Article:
Organizing AutoText Entries

Written by Allen Wyatt (last updated November 23, 2021)
This tip applies to Word 2000, 2002, and 2003


The AutoText feature has been available in Word for quite some time. Beginning with Word 2000, if you choose AutoText from the Insert menu, you can see a series of submenu choices that appear to categorize all the AutoText entries available to you. At first glance, these categories may seem a bit strange, and you might wonder how you can add your own categories.

Word comes with some built-in categories that are designed for the built-in AutoText entries in Word. If you want to create your own categories, simply make sure that the text you add as an AutoText entry is formatted with a style that matches the name of the category you want. Sound confusing? Perhaps an example will help.

Let's suppose you have some text that is formatted with a paragraph style called "My Paragraph." If you create an AutoText entry from that text, it will end up listed in a category called My Paragraph. Likewise, an AutoText entry originally formatted with the Header style would end up in a category called Header.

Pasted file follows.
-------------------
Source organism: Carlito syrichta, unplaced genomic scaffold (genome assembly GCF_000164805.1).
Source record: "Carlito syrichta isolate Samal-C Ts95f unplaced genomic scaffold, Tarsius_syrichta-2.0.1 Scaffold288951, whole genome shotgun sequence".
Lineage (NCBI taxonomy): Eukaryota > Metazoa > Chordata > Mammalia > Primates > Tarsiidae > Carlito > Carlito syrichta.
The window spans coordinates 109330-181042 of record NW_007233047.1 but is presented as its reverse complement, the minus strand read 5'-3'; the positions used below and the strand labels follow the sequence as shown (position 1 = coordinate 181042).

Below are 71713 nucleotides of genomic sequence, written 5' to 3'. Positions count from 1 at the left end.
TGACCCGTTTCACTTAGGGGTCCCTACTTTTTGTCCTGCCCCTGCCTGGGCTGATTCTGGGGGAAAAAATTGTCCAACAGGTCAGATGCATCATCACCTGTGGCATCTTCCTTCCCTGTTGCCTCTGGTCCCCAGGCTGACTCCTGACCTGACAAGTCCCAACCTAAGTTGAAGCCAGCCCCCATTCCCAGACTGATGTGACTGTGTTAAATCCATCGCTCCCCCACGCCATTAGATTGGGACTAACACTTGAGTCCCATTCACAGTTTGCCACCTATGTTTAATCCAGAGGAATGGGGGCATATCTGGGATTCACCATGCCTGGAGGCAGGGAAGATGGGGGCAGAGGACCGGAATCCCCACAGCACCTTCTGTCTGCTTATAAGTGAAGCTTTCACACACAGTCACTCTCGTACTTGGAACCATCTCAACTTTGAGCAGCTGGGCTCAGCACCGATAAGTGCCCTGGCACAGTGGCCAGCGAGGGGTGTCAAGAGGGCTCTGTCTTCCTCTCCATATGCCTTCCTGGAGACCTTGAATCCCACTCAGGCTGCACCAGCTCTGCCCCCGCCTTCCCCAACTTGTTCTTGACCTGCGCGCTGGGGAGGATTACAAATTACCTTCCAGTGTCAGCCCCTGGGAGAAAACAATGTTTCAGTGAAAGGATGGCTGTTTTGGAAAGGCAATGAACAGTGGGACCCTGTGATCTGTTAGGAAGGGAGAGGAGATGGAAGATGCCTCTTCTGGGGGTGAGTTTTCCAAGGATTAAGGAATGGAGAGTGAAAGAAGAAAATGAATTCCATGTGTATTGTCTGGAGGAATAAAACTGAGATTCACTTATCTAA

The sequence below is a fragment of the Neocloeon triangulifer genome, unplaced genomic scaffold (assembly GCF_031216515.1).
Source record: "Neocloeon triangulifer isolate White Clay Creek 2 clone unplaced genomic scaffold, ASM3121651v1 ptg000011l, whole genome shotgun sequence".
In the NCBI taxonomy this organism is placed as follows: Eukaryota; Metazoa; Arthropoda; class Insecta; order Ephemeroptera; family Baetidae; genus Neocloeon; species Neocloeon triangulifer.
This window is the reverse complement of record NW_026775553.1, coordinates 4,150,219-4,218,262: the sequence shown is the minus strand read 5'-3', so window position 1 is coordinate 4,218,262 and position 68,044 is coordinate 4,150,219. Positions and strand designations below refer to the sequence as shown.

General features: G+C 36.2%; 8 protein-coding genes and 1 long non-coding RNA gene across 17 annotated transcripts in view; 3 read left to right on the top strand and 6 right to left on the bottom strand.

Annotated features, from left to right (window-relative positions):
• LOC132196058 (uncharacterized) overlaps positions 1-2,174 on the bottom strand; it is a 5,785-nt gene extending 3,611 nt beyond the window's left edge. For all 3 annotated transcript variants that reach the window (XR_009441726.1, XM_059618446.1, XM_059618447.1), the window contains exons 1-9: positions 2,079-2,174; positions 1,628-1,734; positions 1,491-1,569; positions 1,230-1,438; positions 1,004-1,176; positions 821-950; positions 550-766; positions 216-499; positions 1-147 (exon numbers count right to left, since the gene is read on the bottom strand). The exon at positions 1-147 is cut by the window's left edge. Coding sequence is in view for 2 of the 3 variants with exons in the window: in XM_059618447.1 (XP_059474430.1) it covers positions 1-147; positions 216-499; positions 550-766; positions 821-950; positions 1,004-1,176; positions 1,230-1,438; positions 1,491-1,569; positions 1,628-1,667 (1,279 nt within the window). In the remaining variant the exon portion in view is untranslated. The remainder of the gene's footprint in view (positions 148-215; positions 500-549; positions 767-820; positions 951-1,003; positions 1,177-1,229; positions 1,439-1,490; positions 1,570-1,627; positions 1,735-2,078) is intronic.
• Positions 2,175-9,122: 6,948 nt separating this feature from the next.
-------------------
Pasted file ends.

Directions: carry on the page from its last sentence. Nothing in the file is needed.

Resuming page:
The upshot of this is that if you don't use styles, you can't organize your AutoText entries into categories. This is because the default style (Normal) is typically used as a starting point for most people doing explicit formatting. When you add the text as an AutoText entry, you guessed it—it goes into a category called Normal.

WordTips is your source for cost-effective Microsoft Word training. (Microsoft Word is the most popular word processing software in the world.) This tip (485) applies to Microsoft Word 2000, 2002, and 2003.

Author Bio

Allen Wyatt

With more than 50 non-fiction books and numerous magazine articles to his credit, Allen Wyatt is an internationally recognized author. He is president of Sharon Parq Associates, a computer and publishing services company. ...

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